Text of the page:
Original URL path: http://vva.org/veteran/0606/letters.htm (2016-02-15)
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  • Welcome To Vietnam Veterans of America
    VVA Publications Advertising Kit Forms Agent Orange Site Map Join VVA Agent Orange Other Toxic Exposures PTSD Locate Your Local VVA Chapter Personality Disorder Discharges Chaplains Corner CSCP Contact VVA PARTNER SITES PUBLICATIONS JULY AUGUST Issue The Veteran Departments Featured Stories President s Message Letters VVAF Report Government Relations Ask The Parliamentarian Public Affairs Committee Report Region 9 Report From The National Secretary PTSD Substance Abbuse Report Disaster Relief Committee Report SHAD Project 112 Task Force Report AVVA Report TAPS Veterans Initiative Task Force Report Arts of War Book Review Membership Notes Locator Reunions PAST ISSues 2010 Jan Feb 2009 Jan Feb mar apr may june july Aug sept oct Nov DeC 2008 Jan Feb mar apr may june july Aug sept oct Nov DeC 2007 Jan Feb MAR APR MAY JUNE july aug SEPT OCT Nov DeC 2006 July Aug SEPT OCT nov dec VVAF Report KNMF VVAF 14 Years of Successful Partnership Helping the Nation s Largest Homeless Veteran Population BY RANDY BARNES PRESIDENT VIETNAM VETERANS ASSISTANCE FUND Aiding 8 682 homeless in 2005 and a total of more than 68 020 since 1991 The Kenny Nickelson Memorial Foundation for Homeless Veterans and Children addresses the needs of Los Angeles homeless veterans formerly homeless veterans and needy children VVAF and VVA Chapters 53 and 446 have been key partners with KNMF since it incorporated in 1992 VVA has provided funds for KNMF to conduct Stand Downs Job and College Trade School Fairs and Personal Care Days and purchased education materials school supplies toys games bikes and other items for needy people in L A Stand Downs for homeless veterans and Personal Care Days for formerly homeless veterans provide basic essentials including new clothing shoes linens household supplies and décor hygiene supplies blankets some appliances sports equipment back to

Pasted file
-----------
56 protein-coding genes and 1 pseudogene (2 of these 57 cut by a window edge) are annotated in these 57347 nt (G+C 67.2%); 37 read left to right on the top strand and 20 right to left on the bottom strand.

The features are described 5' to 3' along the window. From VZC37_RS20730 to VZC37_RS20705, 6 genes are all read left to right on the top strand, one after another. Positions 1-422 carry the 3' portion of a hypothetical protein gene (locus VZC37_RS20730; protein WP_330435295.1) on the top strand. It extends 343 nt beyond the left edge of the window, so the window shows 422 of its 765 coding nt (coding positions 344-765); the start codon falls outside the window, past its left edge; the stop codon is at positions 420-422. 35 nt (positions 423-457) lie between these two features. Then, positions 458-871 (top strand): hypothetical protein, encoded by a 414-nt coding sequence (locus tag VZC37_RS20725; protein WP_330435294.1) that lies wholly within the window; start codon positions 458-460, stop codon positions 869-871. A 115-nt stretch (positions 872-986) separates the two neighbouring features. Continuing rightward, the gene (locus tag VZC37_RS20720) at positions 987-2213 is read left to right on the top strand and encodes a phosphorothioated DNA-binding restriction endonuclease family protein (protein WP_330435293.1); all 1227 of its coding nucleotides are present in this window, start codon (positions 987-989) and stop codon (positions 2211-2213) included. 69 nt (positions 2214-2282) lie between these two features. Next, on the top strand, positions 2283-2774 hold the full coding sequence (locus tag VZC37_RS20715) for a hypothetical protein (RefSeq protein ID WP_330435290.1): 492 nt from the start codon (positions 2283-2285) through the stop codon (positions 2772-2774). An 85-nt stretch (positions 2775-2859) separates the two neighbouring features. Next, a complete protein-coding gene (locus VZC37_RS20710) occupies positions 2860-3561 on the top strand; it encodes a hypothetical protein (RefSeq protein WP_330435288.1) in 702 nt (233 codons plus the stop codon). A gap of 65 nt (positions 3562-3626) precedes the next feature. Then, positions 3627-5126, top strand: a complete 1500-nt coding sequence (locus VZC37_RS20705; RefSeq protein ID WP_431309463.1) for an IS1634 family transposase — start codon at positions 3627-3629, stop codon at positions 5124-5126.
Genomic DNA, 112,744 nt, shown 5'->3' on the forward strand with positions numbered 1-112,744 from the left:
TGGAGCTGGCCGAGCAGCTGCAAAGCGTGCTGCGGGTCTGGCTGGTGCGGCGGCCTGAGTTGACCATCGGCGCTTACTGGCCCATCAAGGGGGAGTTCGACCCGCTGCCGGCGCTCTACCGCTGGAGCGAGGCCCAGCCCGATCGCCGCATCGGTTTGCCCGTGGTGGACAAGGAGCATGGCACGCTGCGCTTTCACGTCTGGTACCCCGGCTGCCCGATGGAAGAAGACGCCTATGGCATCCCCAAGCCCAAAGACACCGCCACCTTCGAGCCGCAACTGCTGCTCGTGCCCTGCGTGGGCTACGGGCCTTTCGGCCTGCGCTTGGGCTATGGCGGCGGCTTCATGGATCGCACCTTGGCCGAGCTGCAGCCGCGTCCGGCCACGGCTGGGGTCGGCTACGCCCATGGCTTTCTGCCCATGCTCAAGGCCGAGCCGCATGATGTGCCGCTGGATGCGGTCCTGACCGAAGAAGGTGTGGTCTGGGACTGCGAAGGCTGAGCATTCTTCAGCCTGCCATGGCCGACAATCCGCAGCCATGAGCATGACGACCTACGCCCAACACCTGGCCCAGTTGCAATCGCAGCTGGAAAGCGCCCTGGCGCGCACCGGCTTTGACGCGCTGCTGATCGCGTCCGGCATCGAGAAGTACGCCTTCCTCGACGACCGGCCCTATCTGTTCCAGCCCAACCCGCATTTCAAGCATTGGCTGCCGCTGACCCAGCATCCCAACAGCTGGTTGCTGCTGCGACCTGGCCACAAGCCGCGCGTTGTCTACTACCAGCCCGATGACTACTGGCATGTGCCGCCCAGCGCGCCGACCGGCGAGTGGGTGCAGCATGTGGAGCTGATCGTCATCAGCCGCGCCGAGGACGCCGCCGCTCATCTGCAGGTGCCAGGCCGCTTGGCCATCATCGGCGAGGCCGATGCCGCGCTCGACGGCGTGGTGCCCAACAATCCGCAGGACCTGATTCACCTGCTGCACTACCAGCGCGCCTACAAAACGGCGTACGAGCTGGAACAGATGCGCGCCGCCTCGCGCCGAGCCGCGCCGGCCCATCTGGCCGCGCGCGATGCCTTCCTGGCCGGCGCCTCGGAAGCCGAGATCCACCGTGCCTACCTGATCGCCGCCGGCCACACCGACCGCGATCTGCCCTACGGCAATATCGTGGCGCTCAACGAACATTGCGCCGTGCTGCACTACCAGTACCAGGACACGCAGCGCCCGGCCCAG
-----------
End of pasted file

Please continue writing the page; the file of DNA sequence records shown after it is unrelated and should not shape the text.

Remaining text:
Original URL path: http://vva.org/veteran/0606/VVAF1.htm (2016-02-15)